New videos on land rent as a means of paying for a Citizen’s Basic Income

Mick Reiss has issued three educational videos that argue for a Citizen’s Basic Income paid for by charging rent on the value of land. The first video contains a thought experiment that reveals how today’s land ownership structure has evolved; the second pursues the thought experiment to ask how things might have been different; and the third discusses some of the difficulties involved in making the transition from the way things are to the way they might be.

The videos can be accessed by clicking on these links:

The first video.

The second video.

The third video.










2 thoughts on “New videos on land rent as a means of paying for a Citizen’s Basic Income

  1. Not being an academic BUT having been brought up with a sense of fairness in all matters I have always considered how land was obtained and always believed that the guy with the biggest army and best weapons was the one to end up owning the land.In other words the land was STOLEN .Your video has confirmed my thoughts on how land was obtained and I am sure if I studied history this would also confirm my thinking on this subject.I realise however to even think this way is extremely radical and to change the status quo is going to be a huge battle
    Thank you for making this video I found it very educational

  2. Hello,
    I have some questions which do not align with the analysis in your video. Three examples.
    1) A person inherits a house, he splits the house in two, he rents the upstairs and lives downstairs. The house came with a freehold. The “profit” on residence was obtained on the bricks and mortar not on the land, purely because the bricks and mortar went through a process of inflation from £100 per calendar month to £2400 per month. The Bricks and Mortar are an obstacle to living without paying over % of income for live as much as the land. What mechanism would need to exist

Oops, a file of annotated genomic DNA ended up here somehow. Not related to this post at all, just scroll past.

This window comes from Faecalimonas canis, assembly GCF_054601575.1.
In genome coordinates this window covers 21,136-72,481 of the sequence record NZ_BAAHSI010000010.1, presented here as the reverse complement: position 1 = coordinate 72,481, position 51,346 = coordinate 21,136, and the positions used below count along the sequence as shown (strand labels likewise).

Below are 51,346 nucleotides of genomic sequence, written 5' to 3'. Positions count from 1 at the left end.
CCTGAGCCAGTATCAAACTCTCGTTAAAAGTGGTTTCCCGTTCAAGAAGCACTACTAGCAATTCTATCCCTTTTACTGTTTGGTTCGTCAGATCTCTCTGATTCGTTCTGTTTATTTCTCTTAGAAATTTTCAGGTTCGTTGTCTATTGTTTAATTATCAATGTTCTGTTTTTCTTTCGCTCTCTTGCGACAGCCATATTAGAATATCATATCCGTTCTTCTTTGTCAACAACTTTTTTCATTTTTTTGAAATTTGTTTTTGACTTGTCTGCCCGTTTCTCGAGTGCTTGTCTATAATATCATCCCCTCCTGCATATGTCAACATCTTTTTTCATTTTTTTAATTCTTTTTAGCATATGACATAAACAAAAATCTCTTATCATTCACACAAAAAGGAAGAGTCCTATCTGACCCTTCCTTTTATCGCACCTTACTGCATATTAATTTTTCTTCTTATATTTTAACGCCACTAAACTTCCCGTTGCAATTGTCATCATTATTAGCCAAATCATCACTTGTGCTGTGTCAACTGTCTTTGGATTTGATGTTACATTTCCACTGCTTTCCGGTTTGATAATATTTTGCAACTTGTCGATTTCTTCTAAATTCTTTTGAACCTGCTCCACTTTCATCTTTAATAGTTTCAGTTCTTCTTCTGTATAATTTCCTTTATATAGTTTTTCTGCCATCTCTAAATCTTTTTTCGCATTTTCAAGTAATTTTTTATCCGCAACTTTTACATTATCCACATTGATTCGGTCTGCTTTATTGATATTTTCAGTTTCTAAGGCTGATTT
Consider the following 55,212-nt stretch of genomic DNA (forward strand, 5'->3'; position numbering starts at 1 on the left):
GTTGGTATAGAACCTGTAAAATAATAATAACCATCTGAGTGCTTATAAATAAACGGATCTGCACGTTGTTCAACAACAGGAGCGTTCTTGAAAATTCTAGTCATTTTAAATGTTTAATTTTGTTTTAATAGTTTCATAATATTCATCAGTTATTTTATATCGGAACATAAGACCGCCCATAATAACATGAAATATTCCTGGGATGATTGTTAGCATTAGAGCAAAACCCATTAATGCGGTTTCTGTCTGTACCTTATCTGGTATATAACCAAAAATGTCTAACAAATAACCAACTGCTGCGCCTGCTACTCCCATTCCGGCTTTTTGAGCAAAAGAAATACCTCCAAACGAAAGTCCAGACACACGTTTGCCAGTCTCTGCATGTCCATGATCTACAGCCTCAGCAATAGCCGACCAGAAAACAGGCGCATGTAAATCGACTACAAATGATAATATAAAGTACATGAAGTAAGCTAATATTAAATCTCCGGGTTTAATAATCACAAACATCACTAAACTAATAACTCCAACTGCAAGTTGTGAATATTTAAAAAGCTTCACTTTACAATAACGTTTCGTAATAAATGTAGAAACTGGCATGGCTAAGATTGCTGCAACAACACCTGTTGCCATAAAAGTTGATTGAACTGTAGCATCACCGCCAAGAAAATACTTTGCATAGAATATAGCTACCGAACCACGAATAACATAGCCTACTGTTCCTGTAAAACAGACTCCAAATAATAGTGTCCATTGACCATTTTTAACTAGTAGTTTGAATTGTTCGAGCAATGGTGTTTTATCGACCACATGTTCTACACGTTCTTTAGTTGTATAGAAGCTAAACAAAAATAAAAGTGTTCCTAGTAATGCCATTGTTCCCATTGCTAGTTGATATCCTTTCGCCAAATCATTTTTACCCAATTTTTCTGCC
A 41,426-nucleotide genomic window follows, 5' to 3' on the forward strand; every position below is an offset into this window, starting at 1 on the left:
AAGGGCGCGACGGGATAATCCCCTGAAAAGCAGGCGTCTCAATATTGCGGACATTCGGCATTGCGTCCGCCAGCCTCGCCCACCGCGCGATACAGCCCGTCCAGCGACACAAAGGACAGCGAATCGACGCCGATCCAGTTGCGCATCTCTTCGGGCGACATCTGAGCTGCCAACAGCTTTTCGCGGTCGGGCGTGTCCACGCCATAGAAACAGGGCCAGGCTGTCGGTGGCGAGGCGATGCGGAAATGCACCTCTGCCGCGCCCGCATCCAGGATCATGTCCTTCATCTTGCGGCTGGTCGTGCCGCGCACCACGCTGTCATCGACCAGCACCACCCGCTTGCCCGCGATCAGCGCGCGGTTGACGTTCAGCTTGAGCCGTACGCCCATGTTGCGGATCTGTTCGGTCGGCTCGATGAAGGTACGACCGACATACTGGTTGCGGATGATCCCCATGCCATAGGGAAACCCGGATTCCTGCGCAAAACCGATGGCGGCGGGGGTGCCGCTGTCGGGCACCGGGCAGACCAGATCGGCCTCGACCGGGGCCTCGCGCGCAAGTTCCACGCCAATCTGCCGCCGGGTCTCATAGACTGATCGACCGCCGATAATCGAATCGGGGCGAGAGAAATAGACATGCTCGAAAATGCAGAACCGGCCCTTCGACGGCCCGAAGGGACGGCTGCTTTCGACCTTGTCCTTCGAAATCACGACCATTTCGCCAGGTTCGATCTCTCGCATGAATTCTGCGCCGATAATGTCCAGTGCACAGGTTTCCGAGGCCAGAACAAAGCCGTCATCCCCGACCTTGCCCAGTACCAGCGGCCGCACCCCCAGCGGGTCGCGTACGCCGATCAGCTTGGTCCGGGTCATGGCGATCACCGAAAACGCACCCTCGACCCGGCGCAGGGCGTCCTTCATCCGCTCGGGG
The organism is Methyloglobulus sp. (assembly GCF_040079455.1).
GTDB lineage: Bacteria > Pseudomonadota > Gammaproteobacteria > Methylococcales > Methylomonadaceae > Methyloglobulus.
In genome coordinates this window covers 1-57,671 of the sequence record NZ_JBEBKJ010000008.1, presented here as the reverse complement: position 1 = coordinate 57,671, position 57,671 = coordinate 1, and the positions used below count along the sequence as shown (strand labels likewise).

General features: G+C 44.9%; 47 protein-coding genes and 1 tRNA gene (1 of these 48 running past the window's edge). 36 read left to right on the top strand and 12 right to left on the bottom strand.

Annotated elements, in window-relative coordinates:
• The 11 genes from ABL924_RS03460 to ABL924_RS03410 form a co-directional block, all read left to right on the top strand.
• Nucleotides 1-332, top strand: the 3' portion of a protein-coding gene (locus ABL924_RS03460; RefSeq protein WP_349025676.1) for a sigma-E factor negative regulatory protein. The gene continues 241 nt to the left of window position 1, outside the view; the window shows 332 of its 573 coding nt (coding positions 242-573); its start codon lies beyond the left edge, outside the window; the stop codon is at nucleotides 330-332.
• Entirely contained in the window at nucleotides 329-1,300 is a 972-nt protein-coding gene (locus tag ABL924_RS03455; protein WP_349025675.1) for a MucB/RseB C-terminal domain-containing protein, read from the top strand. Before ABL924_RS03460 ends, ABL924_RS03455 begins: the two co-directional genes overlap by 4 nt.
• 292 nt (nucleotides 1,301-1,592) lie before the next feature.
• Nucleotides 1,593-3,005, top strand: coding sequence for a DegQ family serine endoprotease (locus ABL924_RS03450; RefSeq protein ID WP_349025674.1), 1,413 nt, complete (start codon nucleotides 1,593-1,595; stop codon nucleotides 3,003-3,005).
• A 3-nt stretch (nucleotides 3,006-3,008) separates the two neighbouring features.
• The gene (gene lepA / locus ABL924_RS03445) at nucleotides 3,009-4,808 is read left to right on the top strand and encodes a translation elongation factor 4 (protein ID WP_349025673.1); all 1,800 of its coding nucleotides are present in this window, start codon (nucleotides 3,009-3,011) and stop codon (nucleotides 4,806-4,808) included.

2) The same person had to split the house into two parts, because they were on a low income, with a ill dependant, by owning a house, they could not maintain the house or live, because the benefits system refused income sufficient to maintain the home and no other income was forth coming. What mechanism would need to exist to prevent a coercive relationship ever developing around residence on land with or without shelter for those below the median income?
    3) A person rents a home, The home is in the same ownership (imagine it to be social ownership), however the bricks and mortar increase in price by 9% each year, till the home take 50% of their annual income.
    4) A housing association builds homes on land which is community owned, although the bricks and mortar has been paid for twice over, the rent is now 53% of income because that is the “market rate”.
    5) Social resistance to rent is based on the many controls placed on people who rent above those who buy. These controls are “social” or “private” controls. Rent is subject to the whims of another. What mechanisms exist?

    Many thanks for your efforts
    Saeeda Bukhari

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